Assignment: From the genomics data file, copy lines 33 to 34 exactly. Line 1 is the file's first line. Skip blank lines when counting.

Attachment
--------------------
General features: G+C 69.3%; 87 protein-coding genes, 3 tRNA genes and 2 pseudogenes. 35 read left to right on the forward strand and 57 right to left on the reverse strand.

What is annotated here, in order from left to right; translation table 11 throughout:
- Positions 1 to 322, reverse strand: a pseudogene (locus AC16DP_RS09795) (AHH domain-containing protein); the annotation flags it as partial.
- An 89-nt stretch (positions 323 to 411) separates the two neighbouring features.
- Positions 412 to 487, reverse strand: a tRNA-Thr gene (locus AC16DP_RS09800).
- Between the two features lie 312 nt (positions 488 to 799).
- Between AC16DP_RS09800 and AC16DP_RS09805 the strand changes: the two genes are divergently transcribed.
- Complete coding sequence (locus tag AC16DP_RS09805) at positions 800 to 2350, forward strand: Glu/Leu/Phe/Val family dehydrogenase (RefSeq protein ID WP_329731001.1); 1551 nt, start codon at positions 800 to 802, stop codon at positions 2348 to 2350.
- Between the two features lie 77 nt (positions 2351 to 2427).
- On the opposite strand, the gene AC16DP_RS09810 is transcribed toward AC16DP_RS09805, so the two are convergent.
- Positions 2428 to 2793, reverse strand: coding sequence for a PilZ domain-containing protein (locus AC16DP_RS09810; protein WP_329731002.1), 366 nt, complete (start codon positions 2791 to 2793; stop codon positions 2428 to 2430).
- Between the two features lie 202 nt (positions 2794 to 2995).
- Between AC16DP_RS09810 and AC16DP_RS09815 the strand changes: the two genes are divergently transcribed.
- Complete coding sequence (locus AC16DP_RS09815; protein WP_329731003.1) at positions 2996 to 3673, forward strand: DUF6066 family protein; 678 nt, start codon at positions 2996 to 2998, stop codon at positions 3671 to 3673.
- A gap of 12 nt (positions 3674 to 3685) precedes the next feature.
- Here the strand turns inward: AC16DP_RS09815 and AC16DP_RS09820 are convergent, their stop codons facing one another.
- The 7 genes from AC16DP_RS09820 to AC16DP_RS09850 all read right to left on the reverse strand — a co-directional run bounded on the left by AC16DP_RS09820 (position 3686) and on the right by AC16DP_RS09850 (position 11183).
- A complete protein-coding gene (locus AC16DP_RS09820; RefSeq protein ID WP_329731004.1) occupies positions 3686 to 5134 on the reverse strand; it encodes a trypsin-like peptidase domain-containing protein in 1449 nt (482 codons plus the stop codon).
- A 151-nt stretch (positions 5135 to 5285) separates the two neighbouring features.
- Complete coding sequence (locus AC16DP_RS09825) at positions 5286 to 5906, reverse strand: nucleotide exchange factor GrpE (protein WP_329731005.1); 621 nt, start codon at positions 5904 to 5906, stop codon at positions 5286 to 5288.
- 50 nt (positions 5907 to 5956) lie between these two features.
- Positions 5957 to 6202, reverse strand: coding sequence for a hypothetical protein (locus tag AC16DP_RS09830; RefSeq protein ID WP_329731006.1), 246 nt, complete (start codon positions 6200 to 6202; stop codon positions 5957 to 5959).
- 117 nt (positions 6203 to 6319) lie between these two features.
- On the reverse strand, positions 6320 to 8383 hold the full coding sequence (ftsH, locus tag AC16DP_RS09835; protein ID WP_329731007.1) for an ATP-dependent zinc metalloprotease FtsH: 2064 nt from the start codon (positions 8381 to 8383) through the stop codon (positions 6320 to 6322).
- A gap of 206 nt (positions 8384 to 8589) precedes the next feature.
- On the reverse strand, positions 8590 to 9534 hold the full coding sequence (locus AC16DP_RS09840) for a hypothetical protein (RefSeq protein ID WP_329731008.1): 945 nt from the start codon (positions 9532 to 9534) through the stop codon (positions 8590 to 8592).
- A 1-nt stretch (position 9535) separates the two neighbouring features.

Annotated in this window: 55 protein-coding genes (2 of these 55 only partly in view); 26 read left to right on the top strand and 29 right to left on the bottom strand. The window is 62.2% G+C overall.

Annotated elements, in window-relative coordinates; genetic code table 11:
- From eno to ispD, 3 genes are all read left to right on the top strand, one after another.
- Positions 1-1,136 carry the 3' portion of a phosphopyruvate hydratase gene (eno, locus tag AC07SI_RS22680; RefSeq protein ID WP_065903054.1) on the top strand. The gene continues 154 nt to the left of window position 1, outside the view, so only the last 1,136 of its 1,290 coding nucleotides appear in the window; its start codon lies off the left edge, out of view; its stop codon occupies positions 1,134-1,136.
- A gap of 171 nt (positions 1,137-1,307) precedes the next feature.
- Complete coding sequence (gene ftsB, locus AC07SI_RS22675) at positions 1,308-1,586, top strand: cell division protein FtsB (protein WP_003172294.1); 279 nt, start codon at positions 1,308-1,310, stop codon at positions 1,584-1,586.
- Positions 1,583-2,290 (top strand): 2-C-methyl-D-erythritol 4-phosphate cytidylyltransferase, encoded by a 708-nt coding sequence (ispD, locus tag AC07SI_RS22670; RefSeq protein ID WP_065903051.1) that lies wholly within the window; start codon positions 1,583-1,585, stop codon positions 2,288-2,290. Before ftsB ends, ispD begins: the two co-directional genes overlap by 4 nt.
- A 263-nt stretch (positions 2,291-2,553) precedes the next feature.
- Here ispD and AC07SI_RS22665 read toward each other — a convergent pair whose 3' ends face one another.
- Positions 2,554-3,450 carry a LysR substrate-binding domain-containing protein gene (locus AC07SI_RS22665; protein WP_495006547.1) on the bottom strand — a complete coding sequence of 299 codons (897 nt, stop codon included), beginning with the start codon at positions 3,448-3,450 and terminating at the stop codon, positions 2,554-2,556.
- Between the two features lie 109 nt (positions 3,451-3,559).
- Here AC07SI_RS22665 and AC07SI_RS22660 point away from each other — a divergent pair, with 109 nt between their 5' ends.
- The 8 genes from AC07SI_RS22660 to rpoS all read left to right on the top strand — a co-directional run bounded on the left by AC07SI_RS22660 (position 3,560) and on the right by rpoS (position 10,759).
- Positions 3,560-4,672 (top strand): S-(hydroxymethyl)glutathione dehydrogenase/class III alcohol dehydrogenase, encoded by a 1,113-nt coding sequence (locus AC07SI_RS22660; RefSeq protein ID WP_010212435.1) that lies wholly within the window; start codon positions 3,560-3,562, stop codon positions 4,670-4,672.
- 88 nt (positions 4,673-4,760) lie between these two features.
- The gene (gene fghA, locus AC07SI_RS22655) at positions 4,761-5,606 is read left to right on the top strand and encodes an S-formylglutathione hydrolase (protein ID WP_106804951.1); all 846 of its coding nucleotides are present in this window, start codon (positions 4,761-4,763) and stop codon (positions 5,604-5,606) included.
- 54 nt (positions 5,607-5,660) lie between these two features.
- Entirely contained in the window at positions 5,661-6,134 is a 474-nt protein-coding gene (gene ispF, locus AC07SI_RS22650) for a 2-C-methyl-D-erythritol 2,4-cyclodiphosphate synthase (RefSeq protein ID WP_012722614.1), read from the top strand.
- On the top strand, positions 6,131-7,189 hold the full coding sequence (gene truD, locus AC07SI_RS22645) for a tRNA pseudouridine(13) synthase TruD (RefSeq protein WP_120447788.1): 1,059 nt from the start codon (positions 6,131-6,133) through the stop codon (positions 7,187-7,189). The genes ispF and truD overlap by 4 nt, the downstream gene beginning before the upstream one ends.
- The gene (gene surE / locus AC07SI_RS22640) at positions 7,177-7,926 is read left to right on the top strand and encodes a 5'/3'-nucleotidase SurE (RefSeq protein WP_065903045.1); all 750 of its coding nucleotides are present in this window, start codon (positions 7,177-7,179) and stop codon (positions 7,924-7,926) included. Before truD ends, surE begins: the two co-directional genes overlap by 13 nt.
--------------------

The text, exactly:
- Complete coding sequence (gene ftsB, locus AC07SI_RS22675) at positions 1,308-1,586, top strand: cell division protein FtsB (protein WP_003172294.1); 279 nt, start codon at positions 1,308-1,310, stop codon at positions 1,584-1,586.
- Positions 1,583-2,290 (top strand): 2-C-methyl-D-erythritol 4-phosphate cytidylyltransferase, encoded by a 708-nt coding sequence (ispD, locus tag AC07SI_RS22670; RefSeq protein ID WP_065903051.1) that lies wholly within the window; start codon positions 1,583-1,585, stop codon positions 2,288-2,290. Before ftsB ends, ispD begins: the two co-directional genes overlap by 4 nt.